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Hilt; fuchi-kashira. Part of mounting for wakizashi. Hilt: shakudo fittings with mushrooms and aubergines in high-relief inlay; made of wood, skin (ray), braided textile; signed.
- Production date
- Curator's comments
- Harris 2005
This blade is 'shinogi zukuri' with a narrow 'mitsumune' and a medium 'kissaki'. The blade has been slightly shortened and the re-shaped tang has three holes, two of which have been filled with a lead alloy; the file marks are 'sujigai', and the tang tip is 'kiri'. There is a carving depicting Fudo Myo-o in flames on the 'omote', and a carving of a flowering plum bough on the 'ura'.
The grain is 'itame' with 'jifu utsuri, chikei' and much 'jinie'. The 'hamon' is essentially 'notare' rich in 'nie' and has intermixed 'gunome', with violent 'kuichigaiba'; some of the 'hie' continues onto the 'ji' forming into 'jifu utsuri'. The 'boshi' is 'komaru' with 'haki'. This extravagant 'hamon', with its plentiful 'nie' and grandiose texture, conveys well the aesthetic of the Momoyama period. There are two slight sword-cut marks on the 'mune', possibly indicating that the sword has been used in combat.
Horikawa Kunihiro was foremost among the pupils of Umetada Myoju of Kyoto, who is often regarded as the first and greatest of the 'shinto'-era smiths. Kunihiro was originally retained by the 'daimyo' of the Ito clan in Hyuga Province in the very south of Kyushu, after whose fall he travelled throughout Japan in order to broaden his study. According to the record 'Hyuga Shishi', he was living at Furuya in Hyuga in 1576 at the age of forty-six, and his earliest-known dated work was made at that time. He was at some time granted the honorific title 'Shinano no kami'. From 1599 he lived for a period at Horikawa in Kyoto, where he taught many pupils.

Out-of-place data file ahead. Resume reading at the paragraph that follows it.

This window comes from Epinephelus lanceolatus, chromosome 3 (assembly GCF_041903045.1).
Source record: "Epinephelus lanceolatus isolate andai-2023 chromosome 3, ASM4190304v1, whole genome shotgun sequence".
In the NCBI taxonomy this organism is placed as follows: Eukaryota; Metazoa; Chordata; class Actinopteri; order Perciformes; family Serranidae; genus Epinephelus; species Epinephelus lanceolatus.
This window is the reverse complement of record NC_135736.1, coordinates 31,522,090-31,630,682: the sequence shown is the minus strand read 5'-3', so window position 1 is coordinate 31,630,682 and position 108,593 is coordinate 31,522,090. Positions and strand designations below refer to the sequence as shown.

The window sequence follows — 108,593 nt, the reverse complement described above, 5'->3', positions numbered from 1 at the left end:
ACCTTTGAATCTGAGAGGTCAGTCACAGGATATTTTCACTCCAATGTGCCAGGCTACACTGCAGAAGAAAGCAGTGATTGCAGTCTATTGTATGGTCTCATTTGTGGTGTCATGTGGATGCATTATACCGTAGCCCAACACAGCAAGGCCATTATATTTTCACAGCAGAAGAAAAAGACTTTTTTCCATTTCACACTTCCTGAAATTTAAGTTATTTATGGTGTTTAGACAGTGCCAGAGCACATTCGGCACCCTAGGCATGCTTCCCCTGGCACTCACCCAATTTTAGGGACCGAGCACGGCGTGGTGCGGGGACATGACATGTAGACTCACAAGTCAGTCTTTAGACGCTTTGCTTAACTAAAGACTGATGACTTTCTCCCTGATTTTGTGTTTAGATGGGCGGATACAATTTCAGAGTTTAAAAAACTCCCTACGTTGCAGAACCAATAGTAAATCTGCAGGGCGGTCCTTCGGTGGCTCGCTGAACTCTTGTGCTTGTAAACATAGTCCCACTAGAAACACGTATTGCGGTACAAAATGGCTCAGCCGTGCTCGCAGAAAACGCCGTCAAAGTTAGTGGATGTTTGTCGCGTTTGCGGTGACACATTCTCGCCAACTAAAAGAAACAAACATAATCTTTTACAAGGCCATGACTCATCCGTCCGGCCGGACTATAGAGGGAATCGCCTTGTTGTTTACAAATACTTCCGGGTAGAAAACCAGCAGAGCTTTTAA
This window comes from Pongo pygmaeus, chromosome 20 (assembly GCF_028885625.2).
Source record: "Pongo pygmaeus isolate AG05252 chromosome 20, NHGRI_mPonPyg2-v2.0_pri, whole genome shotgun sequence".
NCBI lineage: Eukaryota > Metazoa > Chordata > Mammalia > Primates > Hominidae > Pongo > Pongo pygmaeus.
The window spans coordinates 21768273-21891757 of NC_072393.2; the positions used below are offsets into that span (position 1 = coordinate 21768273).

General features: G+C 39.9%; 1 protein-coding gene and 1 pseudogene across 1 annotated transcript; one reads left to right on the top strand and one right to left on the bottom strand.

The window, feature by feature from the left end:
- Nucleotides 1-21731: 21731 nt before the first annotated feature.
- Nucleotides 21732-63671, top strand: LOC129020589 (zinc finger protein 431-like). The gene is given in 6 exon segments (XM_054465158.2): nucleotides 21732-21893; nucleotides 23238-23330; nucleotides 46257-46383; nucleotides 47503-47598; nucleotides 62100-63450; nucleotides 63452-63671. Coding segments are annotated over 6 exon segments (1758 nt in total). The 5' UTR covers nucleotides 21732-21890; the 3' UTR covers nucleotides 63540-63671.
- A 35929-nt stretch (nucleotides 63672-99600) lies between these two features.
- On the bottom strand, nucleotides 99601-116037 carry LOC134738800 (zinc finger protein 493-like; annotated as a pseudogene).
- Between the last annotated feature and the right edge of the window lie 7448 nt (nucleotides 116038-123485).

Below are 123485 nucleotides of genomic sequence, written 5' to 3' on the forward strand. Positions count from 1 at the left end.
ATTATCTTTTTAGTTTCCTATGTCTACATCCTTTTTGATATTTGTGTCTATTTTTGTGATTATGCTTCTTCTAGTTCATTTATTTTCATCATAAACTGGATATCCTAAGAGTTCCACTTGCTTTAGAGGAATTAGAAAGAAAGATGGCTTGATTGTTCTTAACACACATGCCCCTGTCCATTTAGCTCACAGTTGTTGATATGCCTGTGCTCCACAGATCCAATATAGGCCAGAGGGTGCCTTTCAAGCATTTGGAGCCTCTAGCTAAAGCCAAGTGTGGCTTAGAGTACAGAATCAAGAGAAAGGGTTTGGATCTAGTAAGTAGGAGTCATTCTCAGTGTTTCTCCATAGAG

Kunihiro's blades are frequently of even curve and breadth with the extended point typical of the Momoyama and early Edo periods. This slender blade is more in keeping with the late Momoyama period (1573-96) and Kunihiro's early days, though the style of the signature suggests a Keicho-era date. The incongruity of the ferocious deity Fudo Myo-o on the omote sharing space with the flowering prunus on the 'ura' is representative of the transitional exuberance of the Momoyama decorative style.
The steel texture of Kunihiro's work is often described as 'gravelly', in contrast to the rather pretty steel of his teacher Umetada Myoju and that of Myoju's other pupils like Etchu no kami Masatoshi (no. 19). Kunihiro's hamon are often, like that of this sword, in large bright 'nie' crystals, with copious variations in activity, similar to the work of the fourteenth-century Soshu school, which Kunihiro emulated.
The scabbard is lacquered black with a spiral of 'ishime' ground giving a grey appearance. The fittings are of 'shakudo' with mushrooms and eggplants in high-relief inlay. The 'tsuba' is signed 'Bushu ju Masayoshi' (Masayoshi of Musashi Province) and the 'fuchi' is signed 'Buzen', probably by Yoshioka Buzen who was active in Edo during the 1860s.
- Not on display
- Acquisition date
- Registration number